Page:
One-Rep Max Applet

Drag the yellow strength line around with the mouse.
Up/Down arrow keys change the maximum weight shown.
Left/Right arrow keys change the maximum reps shown.
'a' key toggles alternate formula in which 315x8 = 405 instead of 300x10=400
'r' key toggles some samples from Ron Fedkiw's idea of what the strength curves should look like.
(NOTE: you may have to click on the applet once before it will accept keyboard input)

"One-rep max" refers to the maximum amount of weight a person can lift for one repetition. Often this can be estimated surprisingly accurately from reps-to-fatigue with a smaller amount of weight. The rule of thumb that seems to work for most people is that 10 repetitions can be performed with a weight equal to approximately 75% of a maximal load, and that the number of repetitions decrease in an approximately linear fashion as the weight increases (at least in the range of 1 to 10 reps, which is what the above graph shows-- the linearity assumption tends not to be accurate for more than 10 reps).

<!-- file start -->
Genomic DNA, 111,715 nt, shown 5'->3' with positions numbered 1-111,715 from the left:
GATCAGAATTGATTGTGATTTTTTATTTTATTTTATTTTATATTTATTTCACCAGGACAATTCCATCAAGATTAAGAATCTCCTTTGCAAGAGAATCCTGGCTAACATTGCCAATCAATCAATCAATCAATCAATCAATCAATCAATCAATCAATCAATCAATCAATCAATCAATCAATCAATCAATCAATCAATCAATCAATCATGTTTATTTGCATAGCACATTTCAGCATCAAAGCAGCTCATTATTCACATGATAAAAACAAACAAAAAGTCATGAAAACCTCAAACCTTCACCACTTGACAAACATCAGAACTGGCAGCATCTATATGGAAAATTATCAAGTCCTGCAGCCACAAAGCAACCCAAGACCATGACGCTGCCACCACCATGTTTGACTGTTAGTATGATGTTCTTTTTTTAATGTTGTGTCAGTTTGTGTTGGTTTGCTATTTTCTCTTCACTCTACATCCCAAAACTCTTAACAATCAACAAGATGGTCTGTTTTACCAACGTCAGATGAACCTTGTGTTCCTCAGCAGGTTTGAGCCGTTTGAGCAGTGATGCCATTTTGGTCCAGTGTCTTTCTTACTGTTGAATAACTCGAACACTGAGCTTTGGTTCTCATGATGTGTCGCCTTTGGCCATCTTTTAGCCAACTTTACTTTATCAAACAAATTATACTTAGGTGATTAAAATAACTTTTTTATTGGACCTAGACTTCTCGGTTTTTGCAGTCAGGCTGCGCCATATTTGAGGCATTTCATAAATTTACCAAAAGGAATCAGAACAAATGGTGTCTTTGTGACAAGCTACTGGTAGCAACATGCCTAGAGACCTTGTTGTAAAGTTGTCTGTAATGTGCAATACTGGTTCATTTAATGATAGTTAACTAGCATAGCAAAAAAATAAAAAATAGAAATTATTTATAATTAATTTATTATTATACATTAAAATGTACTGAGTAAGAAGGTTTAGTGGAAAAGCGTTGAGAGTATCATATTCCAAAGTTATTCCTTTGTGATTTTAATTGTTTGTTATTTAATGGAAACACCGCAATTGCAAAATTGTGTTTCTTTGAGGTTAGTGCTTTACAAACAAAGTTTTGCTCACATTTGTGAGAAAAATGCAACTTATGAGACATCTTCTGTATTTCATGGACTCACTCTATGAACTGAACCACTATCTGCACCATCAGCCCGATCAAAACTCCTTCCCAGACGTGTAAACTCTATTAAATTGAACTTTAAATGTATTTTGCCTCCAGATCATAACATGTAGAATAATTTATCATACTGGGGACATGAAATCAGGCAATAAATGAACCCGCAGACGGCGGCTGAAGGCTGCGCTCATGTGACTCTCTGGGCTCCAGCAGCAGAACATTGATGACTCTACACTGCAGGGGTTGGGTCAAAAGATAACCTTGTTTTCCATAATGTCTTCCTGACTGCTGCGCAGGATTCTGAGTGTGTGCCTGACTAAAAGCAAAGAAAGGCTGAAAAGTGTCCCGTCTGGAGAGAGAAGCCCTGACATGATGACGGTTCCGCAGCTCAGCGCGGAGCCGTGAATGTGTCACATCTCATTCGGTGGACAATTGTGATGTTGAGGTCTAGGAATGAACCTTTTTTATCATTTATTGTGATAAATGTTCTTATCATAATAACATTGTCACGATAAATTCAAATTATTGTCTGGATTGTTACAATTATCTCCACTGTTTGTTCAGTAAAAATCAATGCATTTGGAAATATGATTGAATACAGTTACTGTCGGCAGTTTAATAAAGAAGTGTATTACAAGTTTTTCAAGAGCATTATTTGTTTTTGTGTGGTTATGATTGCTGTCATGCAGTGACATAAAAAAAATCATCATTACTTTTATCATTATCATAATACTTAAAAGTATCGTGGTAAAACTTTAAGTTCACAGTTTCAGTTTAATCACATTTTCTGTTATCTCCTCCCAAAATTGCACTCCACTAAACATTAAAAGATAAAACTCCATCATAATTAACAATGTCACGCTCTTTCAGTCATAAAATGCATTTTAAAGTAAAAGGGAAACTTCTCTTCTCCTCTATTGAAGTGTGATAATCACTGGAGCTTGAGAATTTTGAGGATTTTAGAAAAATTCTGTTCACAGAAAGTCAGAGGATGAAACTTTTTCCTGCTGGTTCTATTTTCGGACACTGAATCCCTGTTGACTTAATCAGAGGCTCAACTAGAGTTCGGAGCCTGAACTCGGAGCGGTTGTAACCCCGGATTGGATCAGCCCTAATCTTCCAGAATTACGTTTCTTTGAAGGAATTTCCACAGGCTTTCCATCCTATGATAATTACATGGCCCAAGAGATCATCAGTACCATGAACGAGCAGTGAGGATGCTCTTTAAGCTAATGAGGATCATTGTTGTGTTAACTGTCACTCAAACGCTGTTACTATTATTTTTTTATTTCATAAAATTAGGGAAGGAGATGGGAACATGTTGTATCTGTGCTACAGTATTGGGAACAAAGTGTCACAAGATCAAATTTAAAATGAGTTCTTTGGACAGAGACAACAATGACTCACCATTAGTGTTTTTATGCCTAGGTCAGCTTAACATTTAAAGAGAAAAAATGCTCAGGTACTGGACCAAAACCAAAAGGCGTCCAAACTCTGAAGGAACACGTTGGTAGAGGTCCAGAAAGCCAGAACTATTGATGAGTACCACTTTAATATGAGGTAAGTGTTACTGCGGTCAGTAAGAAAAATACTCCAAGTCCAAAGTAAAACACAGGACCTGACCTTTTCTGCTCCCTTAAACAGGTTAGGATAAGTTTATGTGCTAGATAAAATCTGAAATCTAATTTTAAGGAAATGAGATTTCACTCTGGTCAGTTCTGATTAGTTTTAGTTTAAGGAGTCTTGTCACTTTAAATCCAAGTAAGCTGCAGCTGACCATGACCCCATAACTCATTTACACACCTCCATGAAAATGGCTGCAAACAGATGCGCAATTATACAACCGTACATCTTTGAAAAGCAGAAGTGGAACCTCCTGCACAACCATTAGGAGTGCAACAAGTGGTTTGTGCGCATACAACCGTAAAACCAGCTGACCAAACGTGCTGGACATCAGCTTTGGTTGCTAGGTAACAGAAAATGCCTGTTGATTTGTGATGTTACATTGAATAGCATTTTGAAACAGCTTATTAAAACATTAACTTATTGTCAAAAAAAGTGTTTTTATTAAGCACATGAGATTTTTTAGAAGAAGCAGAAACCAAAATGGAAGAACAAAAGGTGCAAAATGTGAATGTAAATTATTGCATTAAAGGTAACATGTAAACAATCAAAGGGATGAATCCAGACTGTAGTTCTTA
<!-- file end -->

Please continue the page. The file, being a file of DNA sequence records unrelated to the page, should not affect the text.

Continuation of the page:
So, the formula that works for most people is:

            1 rep max = (weight lifted) * 36 / (37 - reps)
            weight lifted = (1 rep max) * (37 - reps) / 36
            reps = 37 - ( 36 * (weight lifted) / (1 rep max) )
        
References: Matt Brzycki, "Strength Testing - Predicting a One-Rep Max from Reps-to-Fatigue"

Download source code for this applet (compressed jar file contains class files and source)


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Last Modified: Fri Jan 12 12:43:00 PST 2007
Don Hatch
hatch@plunk.org
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